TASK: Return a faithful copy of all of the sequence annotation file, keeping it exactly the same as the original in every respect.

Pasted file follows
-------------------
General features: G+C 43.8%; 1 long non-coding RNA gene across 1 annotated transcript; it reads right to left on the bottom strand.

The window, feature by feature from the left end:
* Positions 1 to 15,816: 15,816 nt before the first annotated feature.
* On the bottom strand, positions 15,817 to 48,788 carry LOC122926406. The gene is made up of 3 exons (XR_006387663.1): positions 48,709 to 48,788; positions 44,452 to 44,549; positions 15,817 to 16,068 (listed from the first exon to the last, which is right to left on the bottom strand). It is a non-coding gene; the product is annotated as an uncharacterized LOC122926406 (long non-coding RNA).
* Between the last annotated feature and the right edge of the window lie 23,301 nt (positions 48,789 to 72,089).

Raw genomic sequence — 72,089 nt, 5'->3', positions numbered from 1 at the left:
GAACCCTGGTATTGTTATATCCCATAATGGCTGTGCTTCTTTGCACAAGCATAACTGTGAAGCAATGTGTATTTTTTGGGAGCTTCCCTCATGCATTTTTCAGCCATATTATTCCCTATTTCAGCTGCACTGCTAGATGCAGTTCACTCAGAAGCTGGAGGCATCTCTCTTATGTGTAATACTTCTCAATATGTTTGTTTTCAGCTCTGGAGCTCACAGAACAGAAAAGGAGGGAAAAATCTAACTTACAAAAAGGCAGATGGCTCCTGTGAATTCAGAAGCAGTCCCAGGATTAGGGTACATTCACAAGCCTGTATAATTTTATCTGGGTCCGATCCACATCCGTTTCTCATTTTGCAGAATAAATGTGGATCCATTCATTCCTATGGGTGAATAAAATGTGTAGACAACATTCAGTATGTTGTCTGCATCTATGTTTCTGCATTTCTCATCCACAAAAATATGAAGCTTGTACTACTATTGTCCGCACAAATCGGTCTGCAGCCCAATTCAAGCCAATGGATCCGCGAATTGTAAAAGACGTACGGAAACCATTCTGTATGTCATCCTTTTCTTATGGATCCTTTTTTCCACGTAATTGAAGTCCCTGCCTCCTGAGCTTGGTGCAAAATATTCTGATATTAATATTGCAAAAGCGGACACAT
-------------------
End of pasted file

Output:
General features: G+C 43.8%; 1 long non-coding RNA gene across 1 annotated transcript; it reads right to left on the bottom strand.

The window, feature by feature from the left end:
* Positions 1 to 15,816: 15,816 nt before the first annotated feature.
* On the bottom strand, positions 15,817 to 48,788 carry LOC122926406. The gene is made up of 3 exons (XR_006387663.1): positions 48,709 to 48,788; positions 44,452 to 44,549; positions 15,817 to 16,068 (listed from the first exon to the last, which is right to left on the bottom strand). It is a non-coding gene; the product is annotated as an uncharacterized LOC122926406 (long non-coding RNA).
* Between the last annotated feature and the right edge of the window lie 23,301 nt (positions 48,789 to 72,089).

Raw genomic sequence — 72,089 nt, 5'->3', positions numbered from 1 at the left:
GAACCCTGGTATTGTTATATCCCATAATGGCTGTGCTTCTTTGCACAAGCATAACTGTGAAGCAATGTGTATTTTTTGGGAGCTTCCCTCATGCATTTTTCAGCCATATTATTCCCTATTTCAGCTGCACTGCTAGATGCAGTTCACTCAGAAGCTGGAGGCATCTCTCTTATGTGTAATACTTCTCAATATGTTTGTTTTCAGCTCTGGAGCTCACAGAACAGAAAAGGAGGGAAAAATCTAACTTACAAAAAGGCAGATGGCTCCTGTGAATTCAGAAGCAGTCCCAGGATTAGGGTACATTCACAAGCCTGTATAATTTTATCTGGGTCCGATCCACATCCGTTTCTCATTTTGCAGAATAAATGTGGATCCATTCATTCCTATGGGTGAATAAAATGTGTAGACAACATTCAGTATGTTGTCTGCATCTATGTTTCTGCATTTCTCATCCACAAAAATATGAAGCTTGTACTACTATTGTCCGCACAAATCGGTCTGCAGCCCAATTCAAGCCAATGGATCCGCGAATTGTAAAAGACGTACGGAAACCATTCTGTATGTCATCCTTTTCTTATGGATCCTTTTTTCCACGTAATTGAAGTCCCTGCCTCCTGAGCTTGGTGCAAAATATTCTGATATTAATATTGCAAAAGCGGACACAT